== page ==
Investors guide

A 'buy-to-let' has the potential to generate an income and be a good investment, however, often when yields are high, capital growth may fall and vice versa.

 

A guide to choosing a Buy-to-Let property

  • Don't let personal taste influence you. This an investment, so you want to ensure that the property you buy will appeal to the tenants who rent in that market place.
  • Budget carefully. You must ensure that the income is sufficient to cover your costs and allow for any void period when there is no tenant and no rental income. Ask us about how we can negate this issue through our Guaranteed Rent scheme. Your expected rental income must exceed your buy to let mortgage repayments by a certain percentage - for example, your mortgage lender may require a rental income of 130% of your monthly mortgage payments. Your mortgage advisor will provide this information.
  • Decorate, fit out and furnish to high quality standards, especially kitchens and bathrooms, to attract the best tenants and let quickly every time. Avoid properties which may require lots of maintenance.
  • Check to see if properties in the area you have selected are renting and for what price. If there are a lot of properties on the market in the immediate vicinity, ask yourself why?
  • Local transport links and facilities are crucial as these are important factors for many tenants.
  • Check to see if neighbouring properties are looked after as external appearance often reflects the occupants.
  • Instead of imagining whether you would like to live in your investment property, put yourself in the shoes of your target tenant. Who are they and what do they want? If they are students, it needs to be easy to clean and comfortable but not luxurious. If they are young professionals it should be modern and stylish but not overbearing. If it is a family they will have plenty of their own belongings and need a blank canvas.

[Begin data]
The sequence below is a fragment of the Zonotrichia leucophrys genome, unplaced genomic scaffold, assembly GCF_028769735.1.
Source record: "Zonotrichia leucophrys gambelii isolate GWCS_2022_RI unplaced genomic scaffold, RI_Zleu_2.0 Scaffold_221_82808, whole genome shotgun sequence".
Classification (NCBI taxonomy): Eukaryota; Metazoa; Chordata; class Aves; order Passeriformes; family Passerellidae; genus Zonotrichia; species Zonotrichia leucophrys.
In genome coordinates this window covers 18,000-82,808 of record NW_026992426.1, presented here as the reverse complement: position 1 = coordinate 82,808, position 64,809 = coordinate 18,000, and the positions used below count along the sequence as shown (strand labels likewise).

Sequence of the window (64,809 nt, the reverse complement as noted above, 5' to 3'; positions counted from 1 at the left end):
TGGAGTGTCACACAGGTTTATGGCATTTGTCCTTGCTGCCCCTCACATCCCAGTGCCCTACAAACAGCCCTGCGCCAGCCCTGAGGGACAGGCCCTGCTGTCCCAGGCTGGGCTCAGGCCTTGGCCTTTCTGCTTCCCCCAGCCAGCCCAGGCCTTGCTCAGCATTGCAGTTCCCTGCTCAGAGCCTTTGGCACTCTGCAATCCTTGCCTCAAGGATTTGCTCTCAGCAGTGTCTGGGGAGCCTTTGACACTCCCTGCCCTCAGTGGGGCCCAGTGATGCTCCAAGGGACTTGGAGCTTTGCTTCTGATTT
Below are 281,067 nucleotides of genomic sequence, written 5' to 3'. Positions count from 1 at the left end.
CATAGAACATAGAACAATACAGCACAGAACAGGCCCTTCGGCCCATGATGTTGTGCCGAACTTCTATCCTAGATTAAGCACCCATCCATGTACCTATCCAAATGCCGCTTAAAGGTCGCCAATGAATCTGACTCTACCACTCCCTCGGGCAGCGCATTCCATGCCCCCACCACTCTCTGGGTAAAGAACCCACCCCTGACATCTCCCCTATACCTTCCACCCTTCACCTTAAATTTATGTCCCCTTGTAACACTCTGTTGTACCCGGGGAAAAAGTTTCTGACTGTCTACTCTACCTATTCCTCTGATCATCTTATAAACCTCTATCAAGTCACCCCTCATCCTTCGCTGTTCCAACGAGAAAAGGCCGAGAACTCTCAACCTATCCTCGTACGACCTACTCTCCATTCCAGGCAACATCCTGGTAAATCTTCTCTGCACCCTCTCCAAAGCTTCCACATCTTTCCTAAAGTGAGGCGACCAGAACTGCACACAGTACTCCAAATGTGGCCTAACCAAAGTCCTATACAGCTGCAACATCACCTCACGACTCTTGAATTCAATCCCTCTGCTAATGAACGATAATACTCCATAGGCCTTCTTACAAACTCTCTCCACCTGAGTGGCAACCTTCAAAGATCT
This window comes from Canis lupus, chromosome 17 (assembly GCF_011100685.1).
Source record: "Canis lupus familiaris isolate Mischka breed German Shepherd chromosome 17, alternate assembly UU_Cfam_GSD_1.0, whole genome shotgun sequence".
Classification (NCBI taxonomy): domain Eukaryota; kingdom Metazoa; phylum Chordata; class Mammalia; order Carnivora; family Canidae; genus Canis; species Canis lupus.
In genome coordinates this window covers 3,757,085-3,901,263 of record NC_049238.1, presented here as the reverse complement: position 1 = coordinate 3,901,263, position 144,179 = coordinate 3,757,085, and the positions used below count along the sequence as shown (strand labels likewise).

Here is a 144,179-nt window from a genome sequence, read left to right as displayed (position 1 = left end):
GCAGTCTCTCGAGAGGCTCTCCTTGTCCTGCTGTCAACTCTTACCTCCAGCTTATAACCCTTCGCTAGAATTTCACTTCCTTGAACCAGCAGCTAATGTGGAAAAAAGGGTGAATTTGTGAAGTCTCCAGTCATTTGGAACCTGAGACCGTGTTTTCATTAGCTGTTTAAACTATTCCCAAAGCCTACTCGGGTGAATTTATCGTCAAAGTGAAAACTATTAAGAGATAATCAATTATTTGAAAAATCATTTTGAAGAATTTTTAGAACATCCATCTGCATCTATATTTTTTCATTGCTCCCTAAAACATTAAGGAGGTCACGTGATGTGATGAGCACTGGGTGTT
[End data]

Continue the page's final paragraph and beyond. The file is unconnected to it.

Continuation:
• Don't use off-the-shelf tenancy agreements from Her Majesty's Stationary Office or law stationers, or forget to issue the right notices or fail to have a proper inventory and condition report made before a tenant moves in. Leave all documentation to a professional agent.

 

Northwood letting services options

Many agents offer a number of services for Landlords. Northwood offers all these in addition to our Guaranteed Rent service.

Let Only / Tenant Find:

This is where the agent simply gets paid to introduce a tenant to you for which a commission is payable. Typically, this can be 12 - 15% (incl. VAT) plus the administration costs of drafting agreements. Once the tenancy has commenced, you are on your own and responsible for dealing with any problems such as arrears, deposit protection, maintenance, legal notices etc.

Management:

In addition to the services detailed above, the agent will look after day to day maintenance issues on your behalf. This will include inspections of the property, minor repairs, service of notices etc. Typically, this will cost 15% plus VAT of the rent received for the duration of the tenancy. Some agents offer insurance policies to 'Guarantee' your income, but be beware of excesses and limits.

Guaranteed Rent: